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Verifying the property of the Gamma function: Gamma(n) = (n-1)!

Mathematics
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\[\Gamma (\alpha)=\int\limits_{0}^{\infty}x^{\alpha-1}e^{-x}dx\] I understand how to get to the relationship \[\Gamma (\alpha)=(\alpha-1)\Gamma (\alpha-1)\] for any alpha >1 But I'm not sure how t get to :\[\Gamma (n)=(n-1)!\] for n is a positive integer
really? you have done all the hard work!
I dunno why I can't see this.. my brain is fried probably from doing the first part LOL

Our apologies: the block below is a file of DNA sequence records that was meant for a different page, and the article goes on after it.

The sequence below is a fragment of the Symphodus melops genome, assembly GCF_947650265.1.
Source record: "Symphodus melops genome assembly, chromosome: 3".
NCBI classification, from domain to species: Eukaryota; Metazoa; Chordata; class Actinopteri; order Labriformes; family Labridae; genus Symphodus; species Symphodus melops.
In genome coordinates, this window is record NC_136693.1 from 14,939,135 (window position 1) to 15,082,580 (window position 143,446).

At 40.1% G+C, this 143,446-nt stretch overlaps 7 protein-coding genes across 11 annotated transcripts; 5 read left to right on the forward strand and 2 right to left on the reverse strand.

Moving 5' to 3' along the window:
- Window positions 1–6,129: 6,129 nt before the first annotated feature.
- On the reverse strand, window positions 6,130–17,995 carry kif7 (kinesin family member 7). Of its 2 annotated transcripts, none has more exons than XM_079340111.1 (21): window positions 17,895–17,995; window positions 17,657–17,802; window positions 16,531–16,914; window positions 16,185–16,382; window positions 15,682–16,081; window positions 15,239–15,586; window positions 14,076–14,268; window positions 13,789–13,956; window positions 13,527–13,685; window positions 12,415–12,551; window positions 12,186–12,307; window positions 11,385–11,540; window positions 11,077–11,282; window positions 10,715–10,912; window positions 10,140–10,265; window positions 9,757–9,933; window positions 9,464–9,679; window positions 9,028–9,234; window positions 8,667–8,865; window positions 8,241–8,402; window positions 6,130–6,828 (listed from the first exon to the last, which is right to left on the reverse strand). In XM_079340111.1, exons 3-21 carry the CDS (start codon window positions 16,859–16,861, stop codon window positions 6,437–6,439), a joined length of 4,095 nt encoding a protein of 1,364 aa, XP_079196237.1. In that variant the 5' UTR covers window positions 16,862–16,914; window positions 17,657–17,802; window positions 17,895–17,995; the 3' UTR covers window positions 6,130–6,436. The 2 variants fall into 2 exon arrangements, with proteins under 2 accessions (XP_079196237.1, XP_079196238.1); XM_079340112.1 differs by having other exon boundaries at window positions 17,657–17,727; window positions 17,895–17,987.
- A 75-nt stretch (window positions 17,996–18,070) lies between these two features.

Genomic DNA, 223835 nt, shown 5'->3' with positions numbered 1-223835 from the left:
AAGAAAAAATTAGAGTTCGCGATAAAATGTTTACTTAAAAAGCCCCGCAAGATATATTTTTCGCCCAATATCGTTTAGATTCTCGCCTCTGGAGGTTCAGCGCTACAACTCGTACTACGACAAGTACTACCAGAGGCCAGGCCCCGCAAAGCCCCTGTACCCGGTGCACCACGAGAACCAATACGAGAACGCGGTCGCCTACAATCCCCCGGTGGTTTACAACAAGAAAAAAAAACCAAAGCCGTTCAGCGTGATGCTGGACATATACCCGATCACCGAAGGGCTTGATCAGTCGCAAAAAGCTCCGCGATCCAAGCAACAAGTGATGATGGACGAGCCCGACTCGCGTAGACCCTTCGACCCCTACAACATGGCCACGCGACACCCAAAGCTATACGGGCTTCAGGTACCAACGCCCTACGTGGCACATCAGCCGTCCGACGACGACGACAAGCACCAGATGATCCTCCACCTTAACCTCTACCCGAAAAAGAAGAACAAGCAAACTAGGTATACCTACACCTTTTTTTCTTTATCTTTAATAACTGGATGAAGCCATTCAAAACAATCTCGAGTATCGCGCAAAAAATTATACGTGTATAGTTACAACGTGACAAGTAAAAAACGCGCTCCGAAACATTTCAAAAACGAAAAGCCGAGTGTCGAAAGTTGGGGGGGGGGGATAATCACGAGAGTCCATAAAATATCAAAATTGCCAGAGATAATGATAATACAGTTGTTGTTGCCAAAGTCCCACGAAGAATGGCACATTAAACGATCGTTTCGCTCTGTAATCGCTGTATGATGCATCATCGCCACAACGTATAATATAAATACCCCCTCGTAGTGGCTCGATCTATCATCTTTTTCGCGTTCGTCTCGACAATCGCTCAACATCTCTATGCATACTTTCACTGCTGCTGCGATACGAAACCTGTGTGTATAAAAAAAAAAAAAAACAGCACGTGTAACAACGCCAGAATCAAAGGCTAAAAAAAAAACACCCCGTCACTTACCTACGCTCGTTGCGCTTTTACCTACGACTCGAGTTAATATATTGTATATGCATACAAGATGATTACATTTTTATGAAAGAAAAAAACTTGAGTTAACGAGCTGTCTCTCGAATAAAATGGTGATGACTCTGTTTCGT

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Other answers:

yeah i guess so
\(n!=n(n-1)!\)
that is \(n!\) can be defined as the recursion \(1!=1\) and \(n!=n(n-1)!\)
OH i see right!! Oh thank you. Haha oh my that was fairly simple :P
Thanks :)!!
yeah way way more simple than showing \(\Gamma(\alpha)=(\alpha-1)\Gamma(\alpha -1)\)
For sure!!!
yw
like opening the jar after someone already loosened it
@satellite73 I couldn't help but wonder how do you keep your equations on the same line?

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